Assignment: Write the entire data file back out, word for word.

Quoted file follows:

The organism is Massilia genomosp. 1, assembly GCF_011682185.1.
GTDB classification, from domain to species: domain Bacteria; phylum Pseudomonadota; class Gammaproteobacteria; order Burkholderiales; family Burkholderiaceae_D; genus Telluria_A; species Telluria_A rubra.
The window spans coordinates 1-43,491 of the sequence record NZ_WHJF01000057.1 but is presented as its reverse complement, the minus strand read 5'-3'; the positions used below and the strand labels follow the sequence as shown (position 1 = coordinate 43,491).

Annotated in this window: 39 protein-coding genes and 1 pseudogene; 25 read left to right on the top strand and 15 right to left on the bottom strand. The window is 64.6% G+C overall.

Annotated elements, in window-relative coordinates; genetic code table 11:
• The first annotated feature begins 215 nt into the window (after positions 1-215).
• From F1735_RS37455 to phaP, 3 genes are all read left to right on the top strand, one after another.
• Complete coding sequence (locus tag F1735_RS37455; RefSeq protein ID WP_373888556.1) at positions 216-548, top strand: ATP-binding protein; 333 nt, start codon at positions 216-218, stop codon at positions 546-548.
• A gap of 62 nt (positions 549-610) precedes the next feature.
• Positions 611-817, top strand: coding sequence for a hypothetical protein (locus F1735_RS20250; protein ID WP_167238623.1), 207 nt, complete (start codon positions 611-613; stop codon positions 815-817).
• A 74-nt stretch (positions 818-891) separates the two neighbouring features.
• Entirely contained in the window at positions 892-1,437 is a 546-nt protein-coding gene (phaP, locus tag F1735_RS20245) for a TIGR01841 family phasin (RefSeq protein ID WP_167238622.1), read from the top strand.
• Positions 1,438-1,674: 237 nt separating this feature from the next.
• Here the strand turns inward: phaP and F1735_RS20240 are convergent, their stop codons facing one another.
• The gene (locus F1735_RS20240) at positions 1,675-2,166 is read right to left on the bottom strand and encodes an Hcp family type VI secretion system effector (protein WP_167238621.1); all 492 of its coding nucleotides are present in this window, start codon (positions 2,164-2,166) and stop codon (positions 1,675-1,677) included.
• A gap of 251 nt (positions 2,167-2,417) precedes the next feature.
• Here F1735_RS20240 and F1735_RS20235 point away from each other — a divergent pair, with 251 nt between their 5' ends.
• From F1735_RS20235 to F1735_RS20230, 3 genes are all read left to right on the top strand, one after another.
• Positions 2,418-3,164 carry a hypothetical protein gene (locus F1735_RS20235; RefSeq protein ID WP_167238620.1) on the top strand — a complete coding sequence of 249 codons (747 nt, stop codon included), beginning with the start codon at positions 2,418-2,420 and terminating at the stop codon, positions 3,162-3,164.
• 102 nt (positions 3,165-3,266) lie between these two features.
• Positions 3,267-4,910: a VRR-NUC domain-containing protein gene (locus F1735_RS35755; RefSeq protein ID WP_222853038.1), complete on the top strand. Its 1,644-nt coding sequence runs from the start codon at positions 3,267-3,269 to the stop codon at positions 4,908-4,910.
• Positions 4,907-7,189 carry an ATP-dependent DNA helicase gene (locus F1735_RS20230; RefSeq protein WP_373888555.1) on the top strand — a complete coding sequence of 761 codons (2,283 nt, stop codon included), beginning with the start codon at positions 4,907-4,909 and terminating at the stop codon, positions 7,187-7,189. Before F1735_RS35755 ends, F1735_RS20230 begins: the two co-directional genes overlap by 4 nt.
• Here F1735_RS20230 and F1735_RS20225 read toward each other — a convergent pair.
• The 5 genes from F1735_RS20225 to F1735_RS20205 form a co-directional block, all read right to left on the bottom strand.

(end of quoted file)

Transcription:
The organism is Massilia genomosp. 1, assembly GCF_011682185.1.
GTDB classification, from domain to species: domain Bacteria; phylum Pseudomonadota; class Gammaproteobacteria; order Burkholderiales; family Burkholderiaceae_D; genus Telluria_A; species Telluria_A rubra.
The window spans coordinates 1-43,491 of the sequence record NZ_WHJF01000057.1 but is presented as its reverse complement, the minus strand read 5'-3'; the positions used below and the strand labels follow the sequence as shown (position 1 = coordinate 43,491).

Annotated in this window: 39 protein-coding genes and 1 pseudogene; 25 read left to right on the top strand and 15 right to left on the bottom strand. The window is 64.6% G+C overall.

Annotated elements, in window-relative coordinates; genetic code table 11:
• The first annotated feature begins 215 nt into the window (after positions 1-215).
• From F1735_RS37455 to phaP, 3 genes are all read left to right on the top strand, one after another.
• Complete coding sequence (locus tag F1735_RS37455; RefSeq protein ID WP_373888556.1) at positions 216-548, top strand: ATP-binding protein; 333 nt, start codon at positions 216-218, stop codon at positions 546-548.
• A gap of 62 nt (positions 549-610) precedes the next feature.
• Positions 611-817, top strand: coding sequence for a hypothetical protein (locus F1735_RS20250; protein ID WP_167238623.1), 207 nt, complete (start codon positions 611-613; stop codon positions 815-817).
• A 74-nt stretch (positions 818-891) separates the two neighbouring features.
• Entirely contained in the window at positions 892-1,437 is a 546-nt protein-coding gene (phaP, locus tag F1735_RS20245) for a TIGR01841 family phasin (RefSeq protein ID WP_167238622.1), read from the top strand.
• Positions 1,438-1,674: 237 nt separating this feature from the next.
• Here the strand turns inward: phaP and F1735_RS20240 are convergent, their stop codons facing one another.
• The gene (locus F1735_RS20240) at positions 1,675-2,166 is read right to left on the bottom strand and encodes an Hcp family type VI secretion system effector (protein WP_167238621.1); all 492 of its coding nucleotides are present in this window, start codon (positions 2,164-2,166) and stop codon (positions 1,675-1,677) included.
• A gap of 251 nt (positions 2,167-2,417) precedes the next feature.
• Here F1735_RS20240 and F1735_RS20235 point away from each other — a divergent pair, with 251 nt between their 5' ends.
• From F1735_RS20235 to F1735_RS20230, 3 genes are all read left to right on the top strand, one after another.
• Positions 2,418-3,164 carry a hypothetical protein gene (locus F1735_RS20235; RefSeq protein ID WP_167238620.1) on the top strand — a complete coding sequence of 249 codons (747 nt, stop codon included), beginning with the start codon at positions 2,418-2,420 and terminating at the stop codon, positions 3,162-3,164.
• 102 nt (positions 3,165-3,266) lie between these two features.
• Positions 3,267-4,910: a VRR-NUC domain-containing protein gene (locus F1735_RS35755; RefSeq protein ID WP_222853038.1), complete on the top strand. Its 1,644-nt coding sequence runs from the start codon at positions 3,267-3,269 to the stop codon at positions 4,908-4,910.
• Positions 4,907-7,189 carry an ATP-dependent DNA helicase gene (locus F1735_RS20230; RefSeq protein WP_373888555.1) on the top strand — a complete coding sequence of 761 codons (2,283 nt, stop codon included), beginning with the start codon at positions 4,907-4,909 and terminating at the stop codon, positions 7,187-7,189. Before F1735_RS35755 ends, F1735_RS20230 begins: the two co-directional genes overlap by 4 nt.
• Here F1735_RS20230 and F1735_RS20225 read toward each other — a convergent pair.
• The 5 genes from F1735_RS20225 to F1735_RS20205 form a co-directional block, all read right to left on the bottom strand.